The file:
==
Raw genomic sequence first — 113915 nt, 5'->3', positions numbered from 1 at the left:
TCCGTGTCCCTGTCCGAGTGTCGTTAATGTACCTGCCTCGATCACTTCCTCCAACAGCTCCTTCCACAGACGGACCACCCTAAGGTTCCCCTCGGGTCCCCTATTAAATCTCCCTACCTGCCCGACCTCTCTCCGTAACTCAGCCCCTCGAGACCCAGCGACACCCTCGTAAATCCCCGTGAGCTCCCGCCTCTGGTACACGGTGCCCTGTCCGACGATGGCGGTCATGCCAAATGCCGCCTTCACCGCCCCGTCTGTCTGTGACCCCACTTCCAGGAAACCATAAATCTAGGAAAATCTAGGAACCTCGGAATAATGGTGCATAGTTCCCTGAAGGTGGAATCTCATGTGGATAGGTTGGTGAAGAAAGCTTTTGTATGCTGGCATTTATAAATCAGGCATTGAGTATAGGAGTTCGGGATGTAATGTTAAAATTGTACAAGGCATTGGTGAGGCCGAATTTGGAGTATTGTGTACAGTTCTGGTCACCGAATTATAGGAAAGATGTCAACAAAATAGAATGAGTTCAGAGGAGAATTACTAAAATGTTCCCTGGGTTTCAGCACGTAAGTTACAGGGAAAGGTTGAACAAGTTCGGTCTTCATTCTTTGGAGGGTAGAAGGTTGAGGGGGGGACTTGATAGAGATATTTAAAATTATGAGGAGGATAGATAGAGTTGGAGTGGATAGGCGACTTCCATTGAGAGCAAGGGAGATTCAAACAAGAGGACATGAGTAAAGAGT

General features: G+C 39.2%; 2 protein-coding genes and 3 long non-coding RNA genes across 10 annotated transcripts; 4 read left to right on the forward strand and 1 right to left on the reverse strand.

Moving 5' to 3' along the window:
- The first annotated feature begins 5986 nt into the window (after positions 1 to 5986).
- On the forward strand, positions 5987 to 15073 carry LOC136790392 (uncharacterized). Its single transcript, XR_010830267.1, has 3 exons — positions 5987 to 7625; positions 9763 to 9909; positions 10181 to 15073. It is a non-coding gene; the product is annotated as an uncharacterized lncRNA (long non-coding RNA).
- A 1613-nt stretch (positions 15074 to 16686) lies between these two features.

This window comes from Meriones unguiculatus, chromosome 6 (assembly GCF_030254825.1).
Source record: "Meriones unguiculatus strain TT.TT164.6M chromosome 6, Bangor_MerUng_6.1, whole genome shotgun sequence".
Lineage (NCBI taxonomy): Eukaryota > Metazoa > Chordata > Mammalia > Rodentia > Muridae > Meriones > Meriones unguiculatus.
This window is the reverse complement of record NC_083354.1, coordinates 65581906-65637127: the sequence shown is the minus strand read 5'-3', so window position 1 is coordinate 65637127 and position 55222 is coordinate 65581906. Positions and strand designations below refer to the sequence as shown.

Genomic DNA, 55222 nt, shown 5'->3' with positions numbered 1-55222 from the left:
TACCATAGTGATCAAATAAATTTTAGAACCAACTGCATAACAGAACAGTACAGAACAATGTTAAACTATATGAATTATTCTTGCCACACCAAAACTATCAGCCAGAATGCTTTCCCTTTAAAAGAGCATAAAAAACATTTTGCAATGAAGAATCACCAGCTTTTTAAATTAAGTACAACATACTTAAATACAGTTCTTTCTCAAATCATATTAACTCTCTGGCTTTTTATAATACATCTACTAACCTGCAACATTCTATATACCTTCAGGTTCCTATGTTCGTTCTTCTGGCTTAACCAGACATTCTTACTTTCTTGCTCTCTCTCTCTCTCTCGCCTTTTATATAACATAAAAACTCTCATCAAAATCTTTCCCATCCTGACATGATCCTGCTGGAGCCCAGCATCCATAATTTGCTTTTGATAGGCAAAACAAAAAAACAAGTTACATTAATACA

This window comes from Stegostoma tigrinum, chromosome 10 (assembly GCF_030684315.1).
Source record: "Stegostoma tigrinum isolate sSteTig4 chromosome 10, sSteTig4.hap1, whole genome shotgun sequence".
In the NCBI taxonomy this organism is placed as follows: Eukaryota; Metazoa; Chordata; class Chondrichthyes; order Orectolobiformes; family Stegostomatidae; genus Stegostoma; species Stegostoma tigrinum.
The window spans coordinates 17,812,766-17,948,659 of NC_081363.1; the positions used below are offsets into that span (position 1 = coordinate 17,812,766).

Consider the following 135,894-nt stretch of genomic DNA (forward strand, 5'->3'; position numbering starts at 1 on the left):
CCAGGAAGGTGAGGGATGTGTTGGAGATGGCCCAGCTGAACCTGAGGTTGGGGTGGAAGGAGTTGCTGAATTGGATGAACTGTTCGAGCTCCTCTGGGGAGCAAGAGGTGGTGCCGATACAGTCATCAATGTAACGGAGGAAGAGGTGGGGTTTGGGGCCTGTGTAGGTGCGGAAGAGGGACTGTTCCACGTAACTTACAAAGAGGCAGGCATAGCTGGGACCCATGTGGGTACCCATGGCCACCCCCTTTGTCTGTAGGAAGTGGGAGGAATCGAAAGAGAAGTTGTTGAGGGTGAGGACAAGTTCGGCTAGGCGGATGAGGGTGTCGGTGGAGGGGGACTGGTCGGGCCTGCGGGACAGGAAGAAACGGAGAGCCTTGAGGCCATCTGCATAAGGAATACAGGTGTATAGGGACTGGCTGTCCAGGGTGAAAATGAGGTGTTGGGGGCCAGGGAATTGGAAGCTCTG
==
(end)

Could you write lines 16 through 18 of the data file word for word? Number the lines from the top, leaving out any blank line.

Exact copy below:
In the NCBI taxonomy this organism is placed as follows: Eukaryota; Metazoa; Chordata; class Chondrichthyes; order Orectolobiformes; family Stegostomatidae; genus Stegostoma; species Stegostoma tigrinum.
The window spans coordinates 17,812,766-17,948,659 of NC_081363.1; the positions used below are offsets into that span (position 1 = coordinate 17,812,766).

Consider the following 135,894-nt stretch of genomic DNA (forward strand, 5'->3'; position numbering starts at 1 on the left):